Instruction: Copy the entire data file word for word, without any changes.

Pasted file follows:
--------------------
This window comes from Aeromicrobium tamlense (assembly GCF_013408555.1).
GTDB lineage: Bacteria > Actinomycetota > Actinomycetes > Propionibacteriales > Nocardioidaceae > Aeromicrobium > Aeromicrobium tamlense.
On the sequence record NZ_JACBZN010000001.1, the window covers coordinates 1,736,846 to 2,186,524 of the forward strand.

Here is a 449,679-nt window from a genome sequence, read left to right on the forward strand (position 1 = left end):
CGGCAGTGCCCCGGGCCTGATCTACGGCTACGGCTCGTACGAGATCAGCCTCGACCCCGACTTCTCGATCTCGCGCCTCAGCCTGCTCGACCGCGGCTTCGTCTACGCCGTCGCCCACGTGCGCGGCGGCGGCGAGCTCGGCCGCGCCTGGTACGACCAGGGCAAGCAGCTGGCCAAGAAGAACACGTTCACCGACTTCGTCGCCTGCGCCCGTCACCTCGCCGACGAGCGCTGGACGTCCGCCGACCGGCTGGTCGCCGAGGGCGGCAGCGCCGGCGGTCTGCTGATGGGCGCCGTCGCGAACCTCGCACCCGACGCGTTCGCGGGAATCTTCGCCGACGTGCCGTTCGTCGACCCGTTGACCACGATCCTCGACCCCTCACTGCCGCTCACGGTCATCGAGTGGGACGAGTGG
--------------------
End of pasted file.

This window comes from Aeromicrobium tamlense (assembly GCF_013408555.1).
GTDB lineage: Bacteria > Actinomycetota > Actinomycetes > Propionibacteriales > Nocardioidaceae > Aeromicrobium > Aeromicrobium tamlense.
On the sequence record NZ_JACBZN010000001.1, the window covers coordinates 1,736,846 to 2,186,524 of the forward strand.

Here is a 449,679-nt window from a genome sequence, read left to right on the forward strand (position 1 = left end):
CGGCAGTGCCCCGGGCCTGATCTACGGCTACGGCTCGTACGAGATCAGCCTCGACCCCGACTTCTCGATCTCGCGCCTCAGCCTGCTCGACCGCGGCTTCGTCTACGCCGTCGCCCACGTGCGCGGCGGCGGCGAGCTCGGCCGCGCCTGGTACGACCAGGGCAAGCAGCTGGCCAAGAAGAACACGTTCACCGACTTCGTCGCCTGCGCCCGTCACCTCGCCGACGAGCGCTGGACGTCCGCCGACCGGCTGGTCGCCGAGGGCGGCAGCGCCGGCGGTCTGCTGATGGGCGCCGTCGCGAACCTCGCACCCGACGCGTTCGCGGGAATCTTCGCCGACGTGCCGTTCGTCGACCCGTTGACCACGATCCTCGACCCCTCACTGCCGCTCACGGTCATCGAGTGGGACGAGTGG